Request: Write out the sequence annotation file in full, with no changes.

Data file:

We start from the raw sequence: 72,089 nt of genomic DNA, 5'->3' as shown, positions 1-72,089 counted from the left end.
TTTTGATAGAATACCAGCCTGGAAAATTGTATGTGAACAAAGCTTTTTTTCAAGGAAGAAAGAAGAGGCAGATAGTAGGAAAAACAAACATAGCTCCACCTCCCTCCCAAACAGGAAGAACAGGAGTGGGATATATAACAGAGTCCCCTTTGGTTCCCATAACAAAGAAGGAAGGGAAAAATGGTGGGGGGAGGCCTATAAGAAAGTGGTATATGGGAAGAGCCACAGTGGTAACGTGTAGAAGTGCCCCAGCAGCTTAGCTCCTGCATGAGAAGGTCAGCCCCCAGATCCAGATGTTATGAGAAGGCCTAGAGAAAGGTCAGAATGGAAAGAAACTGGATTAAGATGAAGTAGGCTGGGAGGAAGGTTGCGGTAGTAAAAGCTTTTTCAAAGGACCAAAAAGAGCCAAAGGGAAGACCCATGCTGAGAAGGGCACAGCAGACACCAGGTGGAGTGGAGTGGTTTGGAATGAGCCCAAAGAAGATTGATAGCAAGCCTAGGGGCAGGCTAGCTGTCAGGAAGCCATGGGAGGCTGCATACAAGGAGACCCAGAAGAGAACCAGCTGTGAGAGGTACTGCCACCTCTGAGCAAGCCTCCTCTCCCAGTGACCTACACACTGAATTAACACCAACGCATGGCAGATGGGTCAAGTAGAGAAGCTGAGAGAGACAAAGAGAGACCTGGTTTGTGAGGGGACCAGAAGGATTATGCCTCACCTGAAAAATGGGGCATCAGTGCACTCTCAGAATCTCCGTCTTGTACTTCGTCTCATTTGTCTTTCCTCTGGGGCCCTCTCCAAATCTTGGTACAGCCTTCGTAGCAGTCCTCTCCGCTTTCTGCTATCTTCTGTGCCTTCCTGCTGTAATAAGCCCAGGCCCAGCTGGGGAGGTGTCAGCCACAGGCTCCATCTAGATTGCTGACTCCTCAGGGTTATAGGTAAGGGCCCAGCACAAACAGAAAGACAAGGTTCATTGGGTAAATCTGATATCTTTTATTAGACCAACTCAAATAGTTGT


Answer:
We start from the raw sequence: 72,089 nt of genomic DNA, 5'->3' as shown, positions 1-72,089 counted from the left end.
TTTTGATAGAATACCAGCCTGGAAAATTGTATGTGAACAAAGCTTTTTTTCAAGGAAGAAAGAAGAGGCAGATAGTAGGAAAAACAAACATAGCTCCACCTCCCTCCCAAACAGGAAGAACAGGAGTGGGATATATAACAGAGTCCCCTTTGGTTCCCATAACAAAGAAGGAAGGGAAAAATGGTGGGGGGAGGCCTATAAGAAAGTGGTATATGGGAAGAGCCACAGTGGTAACGTGTAGAAGTGCCCCAGCAGCTTAGCTCCTGCATGAGAAGGTCAGCCCCCAGATCCAGATGTTATGAGAAGGCCTAGAGAAAGGTCAGAATGGAAAGAAACTGGATTAAGATGAAGTAGGCTGGGAGGAAGGTTGCGGTAGTAAAAGCTTTTTCAAAGGACCAAAAAGAGCCAAAGGGAAGACCCATGCTGAGAAGGGCACAGCAGACACCAGGTGGAGTGGAGTGGTTTGGAATGAGCCCAAAGAAGATTGATAGCAAGCCTAGGGGCAGGCTAGCTGTCAGGAAGCCATGGGAGGCTGCATACAAGGAGACCCAGAAGAGAACCAGCTGTGAGAGGTACTGCCACCTCTGAGCAAGCCTCCTCTCCCAGTGACCTACACACTGAATTAACACCAACGCATGGCAGATGGGTCAAGTAGAGAAGCTGAGAGAGACAAAGAGAGACCTGGTTTGTGAGGGGACCAGAAGGATTATGCCTCACCTGAAAAATGGGGCATCAGTGCACTCTCAGAATCTCCGTCTTGTACTTCGTCTCATTTGTCTTTCCTCTGGGGCCCTCTCCAAATCTTGGTACAGCCTTCGTAGCAGTCCTCTCCGCTTTCTGCTATCTTCTGTGCCTTCCTGCTGTAATAAGCCCAGGCCCAGCTGGGGAGGTGTCAGCCACAGGCTCCATCTAGATTGCTGACTCCTCAGGGTTATAGGTAAGGGCCCAGCACAAACAGAAAGACAAGGTTCATTGGGTAAATCTGATATCTTTTATTAGACCAACTCAAATAGTTGT